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Date of Award

6-2016

Document Type

Restricted Thesis: Campus only access

Degree Name

Master of Arts in English Composition

Department

English

First Reader/Committee Chair

Doane, Margaret

Abstract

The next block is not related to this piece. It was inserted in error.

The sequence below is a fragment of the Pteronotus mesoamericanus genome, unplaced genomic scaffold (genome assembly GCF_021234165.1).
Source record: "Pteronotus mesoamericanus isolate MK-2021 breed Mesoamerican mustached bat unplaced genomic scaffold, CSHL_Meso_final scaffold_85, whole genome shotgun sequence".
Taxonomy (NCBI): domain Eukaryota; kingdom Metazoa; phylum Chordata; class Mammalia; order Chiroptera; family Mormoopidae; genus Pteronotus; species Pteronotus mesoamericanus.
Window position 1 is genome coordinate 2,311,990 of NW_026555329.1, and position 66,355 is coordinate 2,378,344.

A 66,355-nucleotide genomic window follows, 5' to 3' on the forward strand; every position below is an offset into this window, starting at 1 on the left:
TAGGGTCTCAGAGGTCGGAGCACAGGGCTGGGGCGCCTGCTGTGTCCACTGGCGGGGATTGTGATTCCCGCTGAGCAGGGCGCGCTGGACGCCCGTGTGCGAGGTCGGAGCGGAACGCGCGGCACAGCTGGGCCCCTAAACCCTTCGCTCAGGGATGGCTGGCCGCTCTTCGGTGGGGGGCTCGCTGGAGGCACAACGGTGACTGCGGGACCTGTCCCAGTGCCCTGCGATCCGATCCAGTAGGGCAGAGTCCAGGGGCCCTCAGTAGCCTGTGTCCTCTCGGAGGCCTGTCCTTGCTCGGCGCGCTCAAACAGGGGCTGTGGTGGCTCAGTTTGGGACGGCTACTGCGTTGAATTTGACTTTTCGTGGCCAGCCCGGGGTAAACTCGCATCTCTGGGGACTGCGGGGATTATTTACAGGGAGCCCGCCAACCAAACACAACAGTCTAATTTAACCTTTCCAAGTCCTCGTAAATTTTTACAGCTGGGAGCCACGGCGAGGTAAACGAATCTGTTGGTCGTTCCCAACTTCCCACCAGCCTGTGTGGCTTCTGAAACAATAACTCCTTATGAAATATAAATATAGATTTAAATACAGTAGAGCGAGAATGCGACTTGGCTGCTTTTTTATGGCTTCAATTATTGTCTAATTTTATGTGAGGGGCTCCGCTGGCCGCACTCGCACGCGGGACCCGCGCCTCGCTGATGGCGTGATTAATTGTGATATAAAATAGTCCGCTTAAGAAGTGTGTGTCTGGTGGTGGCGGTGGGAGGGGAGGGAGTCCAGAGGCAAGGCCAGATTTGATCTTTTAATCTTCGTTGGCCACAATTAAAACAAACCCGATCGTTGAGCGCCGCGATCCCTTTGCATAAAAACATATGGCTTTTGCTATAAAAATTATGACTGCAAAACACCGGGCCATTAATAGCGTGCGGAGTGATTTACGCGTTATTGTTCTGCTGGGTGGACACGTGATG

In The Song of the Lark (1915), Willa Cather does something extraordinary by presenting a well-rounded and likeable Mexican character. This is quite different from her contemporaries’ stereotypical depictions of minorities. To include immigrants in a modern novel was avant-garde and radical subject matter; and presenting a realistic, likeable Mexican character was unheard of because the colonized and immigrants were largely ignored in American literature, or deliberately overlooked. When they were included, persistent demeaning views and unflattering Mexican stereotypes were the norm. This paper seeks to explain how positively Cather depicts Mexican characters, decades before Civil Rights. Cather includes the plight of Mexicans in her novel and gives voice to those that were silenced and ignored. Even though she was a bestselling author and considered one of the best American writers of the era, she has not been properly credited for how progressive she was in her treatment of minorities. It is well documented that Cather used juxtaposition and absences in her writing to convey meaning; I build on these absences to add in rhetorical silence and connect her use of silence to the academic conversation about speech in post-colonial analyses. By contextualizing her writings within the period, I demonstrate how progressive her novels are. Even though most depictions of minorities at the turn of the century were stereotypical, Cather diverges from the racism, which makes her decades ahead of her contemporaries in including good immigrants and minorities in American literature.

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